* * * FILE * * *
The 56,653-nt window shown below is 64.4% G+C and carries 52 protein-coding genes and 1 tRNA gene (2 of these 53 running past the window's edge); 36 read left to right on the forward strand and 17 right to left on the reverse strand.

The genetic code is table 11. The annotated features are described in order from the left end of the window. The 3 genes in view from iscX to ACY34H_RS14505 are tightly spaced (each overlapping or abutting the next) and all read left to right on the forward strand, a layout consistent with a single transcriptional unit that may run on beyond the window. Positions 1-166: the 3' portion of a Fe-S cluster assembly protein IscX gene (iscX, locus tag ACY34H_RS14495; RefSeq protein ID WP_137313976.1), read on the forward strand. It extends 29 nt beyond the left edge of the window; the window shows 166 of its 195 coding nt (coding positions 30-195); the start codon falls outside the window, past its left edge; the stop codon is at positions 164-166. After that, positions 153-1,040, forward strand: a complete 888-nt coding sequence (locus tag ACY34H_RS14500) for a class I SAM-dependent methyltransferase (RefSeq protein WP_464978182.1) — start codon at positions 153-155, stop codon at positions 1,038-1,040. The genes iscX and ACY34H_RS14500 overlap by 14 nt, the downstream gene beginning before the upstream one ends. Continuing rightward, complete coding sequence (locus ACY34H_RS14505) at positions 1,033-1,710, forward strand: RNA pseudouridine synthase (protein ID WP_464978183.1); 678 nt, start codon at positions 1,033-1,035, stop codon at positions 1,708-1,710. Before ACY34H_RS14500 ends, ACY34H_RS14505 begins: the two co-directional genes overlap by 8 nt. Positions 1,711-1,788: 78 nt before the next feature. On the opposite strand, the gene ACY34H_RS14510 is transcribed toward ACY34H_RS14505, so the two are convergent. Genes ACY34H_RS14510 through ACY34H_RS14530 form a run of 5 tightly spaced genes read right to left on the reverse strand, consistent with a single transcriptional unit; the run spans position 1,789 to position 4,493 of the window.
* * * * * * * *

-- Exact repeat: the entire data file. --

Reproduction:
The 56,653-nt window shown below is 64.4% G+C and carries 52 protein-coding genes and 1 tRNA gene (2 of these 53 running past the window's edge); 36 read left to right on the forward strand and 17 right to left on the reverse strand.

The genetic code is table 11. The annotated features are described in order from the left end of the window. The 3 genes in view from iscX to ACY34H_RS14505 are tightly spaced (each overlapping or abutting the next) and all read left to right on the forward strand, a layout consistent with a single transcriptional unit that may run on beyond the window. Positions 1-166: the 3' portion of a Fe-S cluster assembly protein IscX gene (iscX, locus tag ACY34H_RS14495; RefSeq protein ID WP_137313976.1), read on the forward strand. It extends 29 nt beyond the left edge of the window; the window shows 166 of its 195 coding nt (coding positions 30-195); the start codon falls outside the window, past its left edge; the stop codon is at positions 164-166. After that, positions 153-1,040, forward strand: a complete 888-nt coding sequence (locus tag ACY34H_RS14500) for a class I SAM-dependent methyltransferase (RefSeq protein WP_464978182.1) — start codon at positions 153-155, stop codon at positions 1,038-1,040. The genes iscX and ACY34H_RS14500 overlap by 14 nt, the downstream gene beginning before the upstream one ends. Continuing rightward, complete coding sequence (locus ACY34H_RS14505) at positions 1,033-1,710, forward strand: RNA pseudouridine synthase (protein ID WP_464978183.1); 678 nt, start codon at positions 1,033-1,035, stop codon at positions 1,708-1,710. Before ACY34H_RS14500 ends, ACY34H_RS14505 begins: the two co-directional genes overlap by 8 nt. Positions 1,711-1,788: 78 nt before the next feature. On the opposite strand, the gene ACY34H_RS14510 is transcribed toward ACY34H_RS14505, so the two are convergent. Genes ACY34H_RS14510 through ACY34H_RS14530 form a run of 5 tightly spaced genes read right to left on the reverse strand, consistent with a single transcriptional unit; the run spans position 1,789 to position 4,493 of the window.